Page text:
Taking advantage of freelancing trends in PH
NOT A race to the bottom.
A common misconception of online freelancing sites is that they are merely a form of digital arbitrage: They enable employers in one country to avail themselves of much cheaper labor in another.
Evan Tan, regional communications director for Southeast Asia of Freelancer.com, argues that this belief is misguided.
“It is a common misconception that Freelancer.com is encouraging a race to the bottom. Frankly, it does not make business sense for us to only push cheap labor to our employers, as we make a commission from the projects on the website,” Tan said, noting that 47 percent of projects on the site are awarded to the median bidder or higher.
According to Tan, the goal is not to provide the cheapest labor, but to connect employers with quality freelancers while remaining within budget.
Such an outcome, however, will not be possible if freelancers are not able to continually update their skills in keeping with market trends.
To aid them in this task, Freelancer.com releases the Fast 50 report, which details which jobs are bullish.
Tan believes that the Fast 50 report helps them understand which fields that are relevant to their skills are growing.
“Some social media marketers, for example, may want to focus on a particular platform (e.g. Pinterest) after seeing the rise of such said platform,” he says.
As demonstrated by the example, the goal of the report is to aid freelancers in augmenting their existing skills, rather than completely pivot into a new field.
“Some writers would learn a bit of video production, while programmers would try to learn a new language—and so on,” Tan says, emphasizing that stretching into new directions will help freelancers future-proof their careers from the exigencies of the market.
The Fast 50 report should help the Filipino freelancers on Freelancer.com, numbering over 730,000.
According to the report, jobs related to blog installation, fiction, and online writing are on the upswing.
Tan says this trend is consistent with the need for small and medium businesses to create a cohesive and unified marketing strategy for their companies in the digital space.
“Social media platforms are slaying traditional marketing,” Tan adds, noting that the only exception is Facebook.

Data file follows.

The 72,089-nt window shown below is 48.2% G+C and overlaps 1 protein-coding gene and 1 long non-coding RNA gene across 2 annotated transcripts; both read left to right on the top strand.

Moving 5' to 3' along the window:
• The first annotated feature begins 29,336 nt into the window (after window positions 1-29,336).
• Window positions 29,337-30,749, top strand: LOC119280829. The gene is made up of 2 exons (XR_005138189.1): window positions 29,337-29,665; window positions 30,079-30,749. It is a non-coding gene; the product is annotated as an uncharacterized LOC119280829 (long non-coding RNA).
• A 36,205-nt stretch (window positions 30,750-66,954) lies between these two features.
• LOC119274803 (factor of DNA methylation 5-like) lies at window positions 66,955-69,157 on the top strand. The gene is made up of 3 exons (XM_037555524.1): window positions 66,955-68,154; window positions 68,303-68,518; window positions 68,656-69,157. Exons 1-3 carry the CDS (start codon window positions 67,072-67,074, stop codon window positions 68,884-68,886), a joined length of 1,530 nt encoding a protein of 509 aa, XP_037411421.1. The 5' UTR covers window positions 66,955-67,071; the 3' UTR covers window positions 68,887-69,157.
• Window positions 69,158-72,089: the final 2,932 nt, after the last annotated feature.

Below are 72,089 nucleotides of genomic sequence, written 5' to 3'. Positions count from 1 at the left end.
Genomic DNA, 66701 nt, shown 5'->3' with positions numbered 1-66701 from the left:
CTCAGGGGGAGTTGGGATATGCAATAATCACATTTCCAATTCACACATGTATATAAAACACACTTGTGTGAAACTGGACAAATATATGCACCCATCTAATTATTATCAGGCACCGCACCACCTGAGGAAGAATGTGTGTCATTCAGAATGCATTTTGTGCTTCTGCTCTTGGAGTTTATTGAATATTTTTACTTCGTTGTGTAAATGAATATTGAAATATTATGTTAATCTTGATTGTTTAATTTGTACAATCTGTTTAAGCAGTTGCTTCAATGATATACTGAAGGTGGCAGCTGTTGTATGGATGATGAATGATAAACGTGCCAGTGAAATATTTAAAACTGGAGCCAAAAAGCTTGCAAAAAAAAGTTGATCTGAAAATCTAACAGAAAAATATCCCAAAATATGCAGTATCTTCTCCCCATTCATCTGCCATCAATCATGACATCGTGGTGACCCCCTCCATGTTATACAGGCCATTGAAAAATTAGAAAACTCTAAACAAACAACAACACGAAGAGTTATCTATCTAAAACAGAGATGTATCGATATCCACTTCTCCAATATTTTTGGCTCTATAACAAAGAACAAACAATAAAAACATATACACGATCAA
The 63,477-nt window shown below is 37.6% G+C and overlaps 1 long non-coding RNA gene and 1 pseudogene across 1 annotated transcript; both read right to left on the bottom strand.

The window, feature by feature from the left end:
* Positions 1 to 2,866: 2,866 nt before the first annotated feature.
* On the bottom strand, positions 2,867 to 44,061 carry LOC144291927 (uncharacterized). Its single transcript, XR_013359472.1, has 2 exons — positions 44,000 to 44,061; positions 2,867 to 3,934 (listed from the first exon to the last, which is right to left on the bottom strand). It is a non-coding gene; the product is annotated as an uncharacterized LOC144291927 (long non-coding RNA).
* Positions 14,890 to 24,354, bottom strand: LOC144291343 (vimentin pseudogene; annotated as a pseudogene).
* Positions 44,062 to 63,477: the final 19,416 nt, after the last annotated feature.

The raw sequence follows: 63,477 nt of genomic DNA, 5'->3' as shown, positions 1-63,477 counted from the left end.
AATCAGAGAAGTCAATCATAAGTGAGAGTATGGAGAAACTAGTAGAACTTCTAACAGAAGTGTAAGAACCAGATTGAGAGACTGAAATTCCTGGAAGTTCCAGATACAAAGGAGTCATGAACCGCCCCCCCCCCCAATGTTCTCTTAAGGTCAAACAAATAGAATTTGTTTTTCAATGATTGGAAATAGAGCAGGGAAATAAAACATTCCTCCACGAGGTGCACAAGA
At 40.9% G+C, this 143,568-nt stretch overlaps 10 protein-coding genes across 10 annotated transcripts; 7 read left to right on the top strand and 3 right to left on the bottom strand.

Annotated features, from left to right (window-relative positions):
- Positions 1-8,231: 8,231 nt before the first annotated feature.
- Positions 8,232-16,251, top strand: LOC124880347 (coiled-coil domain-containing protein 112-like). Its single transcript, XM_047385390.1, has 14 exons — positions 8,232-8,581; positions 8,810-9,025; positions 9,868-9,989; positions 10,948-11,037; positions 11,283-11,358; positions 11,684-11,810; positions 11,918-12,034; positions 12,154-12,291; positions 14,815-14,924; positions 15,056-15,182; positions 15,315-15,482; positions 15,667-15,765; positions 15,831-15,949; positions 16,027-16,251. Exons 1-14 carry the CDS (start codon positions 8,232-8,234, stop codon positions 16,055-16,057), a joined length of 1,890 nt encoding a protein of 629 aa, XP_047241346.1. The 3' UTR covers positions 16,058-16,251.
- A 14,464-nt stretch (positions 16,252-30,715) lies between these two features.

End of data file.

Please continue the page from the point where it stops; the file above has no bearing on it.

Ever since the social media giant cut down on the organic reach of its pages, the interest in hiring freelancers with skills in Facebook marketing has likewise waned.
The downturn in Facebook marketing illustrates the fact that it’s as important for freelancers to know what skills to not bank too much of their future on as what skills to pick up. If something as monolithic and encompassing as Facebook can see a decline in relevance for freelancers, anything can.
Similarly, skills related to the cryptocurrency Bitcoin are down.
Tan says the decline relates to the general slump that the coin has experienced. On the other hand, jobs related to the open-sourced programming language Swift grew, as more developers took notice of it. In the local jobs and services category, there has been a steady rise in delivery jobs.
Given the up and down nature of the freelancer market, Filipinos must continually strive to upgrade their skills. While this task is easier said than done, Tan believes it’s within the reach of every freelancer operating in the country.
“One of our case studies, Jay Batausa, began with data entry and virtual assistance projects, until his employer mentored him on social media marketing, e-mail marketing, and website management,” Tan says, adding that the greater suite of skills led to more referrals, and in turn, more work opportunities.
Batausa is one of several hundred thousand freelancers in the Philippines, and according to Tan, the future is bright for them.
He not only called the freelancing market in the country more mature, but a standout in Southeast Asia.
“To note, the Philippines and Indonesia are the only SEA countries in the top 10 fastest-growing countries here in the region,” he says.
Tan points out that the boom in the business process outsourcing industry correlates with the rise in freelancing in the Philippines. They have both succeeded largely due to similar reasons.
“Our widespread exposure to Western cultures allows us to easily work with to the developed world, making us a preferred professional partner by small businesses and entrepreneurs outside of the region,” he says.
But despite the Philippines progress, the country can still do a better job in preparing freelancers for the global marketplace. To aid in this task, Freelancer.com regularly hosts “Talino Talks” that provide local freelancers with the latest information on freelancing and entrepreneurship, including everything from how to use the newest tech tools to how to properly negotiate.
“Our goal is to ensure our freelancers are well-equipped to become the best freelancers out there, which will ultimately help them become competitive in the global playing field,” Tan says.
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